But if you’re working in media now you shouldn’t be worried about getting your website to hit 20 or 30 million uniques — if ad rates continue to fall, even websites of that size may not be economically viable. Instead, media companies should be doing everything they can can to improve the economic value of their work (which may not mean more pageviews).
For those of us actually working in web journalism, this adds yet on another layer of existential angst. Journalists certainly shouldn’t spend their time worrying about how to make their articles more attractive to advertisers.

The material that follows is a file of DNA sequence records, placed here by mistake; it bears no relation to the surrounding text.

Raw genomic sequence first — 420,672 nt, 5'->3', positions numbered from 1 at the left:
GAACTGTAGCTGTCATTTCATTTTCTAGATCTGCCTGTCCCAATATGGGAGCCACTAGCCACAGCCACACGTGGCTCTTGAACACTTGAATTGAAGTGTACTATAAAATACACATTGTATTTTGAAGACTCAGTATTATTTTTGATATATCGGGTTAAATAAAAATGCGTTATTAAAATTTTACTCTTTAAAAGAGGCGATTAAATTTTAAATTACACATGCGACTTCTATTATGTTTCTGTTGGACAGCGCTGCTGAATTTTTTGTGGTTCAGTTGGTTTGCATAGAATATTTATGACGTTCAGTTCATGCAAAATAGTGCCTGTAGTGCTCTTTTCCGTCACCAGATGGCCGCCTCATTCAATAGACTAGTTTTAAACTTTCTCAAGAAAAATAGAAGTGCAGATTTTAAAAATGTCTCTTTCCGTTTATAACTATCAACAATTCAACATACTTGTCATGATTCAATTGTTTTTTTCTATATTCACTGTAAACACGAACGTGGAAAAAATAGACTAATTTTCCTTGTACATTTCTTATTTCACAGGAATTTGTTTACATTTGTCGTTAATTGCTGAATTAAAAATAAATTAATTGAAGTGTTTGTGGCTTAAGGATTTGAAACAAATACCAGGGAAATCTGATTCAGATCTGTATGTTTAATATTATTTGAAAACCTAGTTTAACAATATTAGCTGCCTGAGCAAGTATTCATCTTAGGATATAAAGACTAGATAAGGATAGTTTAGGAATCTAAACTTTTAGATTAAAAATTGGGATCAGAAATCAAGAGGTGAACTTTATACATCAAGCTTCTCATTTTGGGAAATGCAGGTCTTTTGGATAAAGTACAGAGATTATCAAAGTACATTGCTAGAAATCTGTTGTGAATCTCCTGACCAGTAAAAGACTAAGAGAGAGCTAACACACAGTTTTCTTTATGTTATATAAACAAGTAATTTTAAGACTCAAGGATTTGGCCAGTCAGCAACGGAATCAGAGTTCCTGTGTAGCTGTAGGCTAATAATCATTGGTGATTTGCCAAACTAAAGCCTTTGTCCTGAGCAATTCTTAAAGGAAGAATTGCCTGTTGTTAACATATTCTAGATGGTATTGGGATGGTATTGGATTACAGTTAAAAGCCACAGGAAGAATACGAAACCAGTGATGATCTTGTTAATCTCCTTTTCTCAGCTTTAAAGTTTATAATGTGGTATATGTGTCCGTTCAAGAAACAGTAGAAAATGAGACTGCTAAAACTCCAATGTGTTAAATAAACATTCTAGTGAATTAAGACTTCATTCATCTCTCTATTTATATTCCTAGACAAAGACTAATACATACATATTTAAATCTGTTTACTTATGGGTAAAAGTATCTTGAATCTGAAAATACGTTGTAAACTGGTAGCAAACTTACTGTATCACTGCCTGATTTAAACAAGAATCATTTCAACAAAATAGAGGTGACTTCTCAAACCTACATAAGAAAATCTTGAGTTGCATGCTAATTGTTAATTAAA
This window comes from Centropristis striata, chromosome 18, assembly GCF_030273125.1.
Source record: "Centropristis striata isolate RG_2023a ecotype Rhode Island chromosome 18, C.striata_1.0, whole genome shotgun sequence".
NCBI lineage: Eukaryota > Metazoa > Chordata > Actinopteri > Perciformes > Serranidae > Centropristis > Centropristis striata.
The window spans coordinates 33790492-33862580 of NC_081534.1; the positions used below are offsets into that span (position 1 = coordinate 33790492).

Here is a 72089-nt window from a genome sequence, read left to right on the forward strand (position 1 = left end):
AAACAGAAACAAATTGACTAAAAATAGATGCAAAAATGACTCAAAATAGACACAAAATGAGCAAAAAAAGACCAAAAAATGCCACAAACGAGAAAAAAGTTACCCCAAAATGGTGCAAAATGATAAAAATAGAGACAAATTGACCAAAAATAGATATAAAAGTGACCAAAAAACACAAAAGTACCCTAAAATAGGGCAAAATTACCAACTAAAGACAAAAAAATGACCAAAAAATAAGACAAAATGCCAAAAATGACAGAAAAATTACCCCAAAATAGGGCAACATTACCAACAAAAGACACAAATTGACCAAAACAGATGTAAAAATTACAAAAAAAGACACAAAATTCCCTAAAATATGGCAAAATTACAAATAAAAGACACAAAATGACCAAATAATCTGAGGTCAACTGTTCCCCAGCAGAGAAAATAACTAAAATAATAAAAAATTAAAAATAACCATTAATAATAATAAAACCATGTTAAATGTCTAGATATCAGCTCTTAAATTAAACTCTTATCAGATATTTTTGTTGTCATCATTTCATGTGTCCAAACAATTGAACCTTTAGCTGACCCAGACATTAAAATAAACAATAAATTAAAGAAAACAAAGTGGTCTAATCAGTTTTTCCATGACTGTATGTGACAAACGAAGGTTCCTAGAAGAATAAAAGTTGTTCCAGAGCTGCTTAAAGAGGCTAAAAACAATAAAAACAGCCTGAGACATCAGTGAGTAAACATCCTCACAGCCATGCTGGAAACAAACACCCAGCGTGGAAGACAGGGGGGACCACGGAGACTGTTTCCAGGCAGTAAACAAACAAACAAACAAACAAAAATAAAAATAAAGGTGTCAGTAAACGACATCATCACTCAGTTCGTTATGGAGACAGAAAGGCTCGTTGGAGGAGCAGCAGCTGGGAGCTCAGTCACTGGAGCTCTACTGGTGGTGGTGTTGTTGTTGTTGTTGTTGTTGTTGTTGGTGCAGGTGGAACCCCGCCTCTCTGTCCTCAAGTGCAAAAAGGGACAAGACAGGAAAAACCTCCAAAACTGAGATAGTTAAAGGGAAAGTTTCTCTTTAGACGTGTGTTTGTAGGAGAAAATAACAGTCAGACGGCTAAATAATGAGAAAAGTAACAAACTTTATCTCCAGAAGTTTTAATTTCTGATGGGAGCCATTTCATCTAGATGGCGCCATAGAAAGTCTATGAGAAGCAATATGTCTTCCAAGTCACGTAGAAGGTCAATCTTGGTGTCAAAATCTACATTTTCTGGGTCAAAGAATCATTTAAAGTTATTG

Whole article is worth a read, but I don’t think its conclusions quite hold true. For one thing, there are more ways of selling ads than simple CPM, from more careful targeting to real time bidding to TV-style channel takeovers at busy periods. Some of those have the same problems as CPM with oversupply when it comes to pure growth, but for others size of market is vastly important when combined with good user data.
Secondly, maybe journalists should think about the value of their articles, as well as their other attributes. Or if not the journalist themselves, at least someone on the editorial side. The nature of journalism online is a fascinating crossover of popularity, importance, usefulness and financial value, and every news organisation builds its editorial criteria differently from those sets. But if you build your business only on the first three, and ignore the last one, then eventually you don’t have a business at all.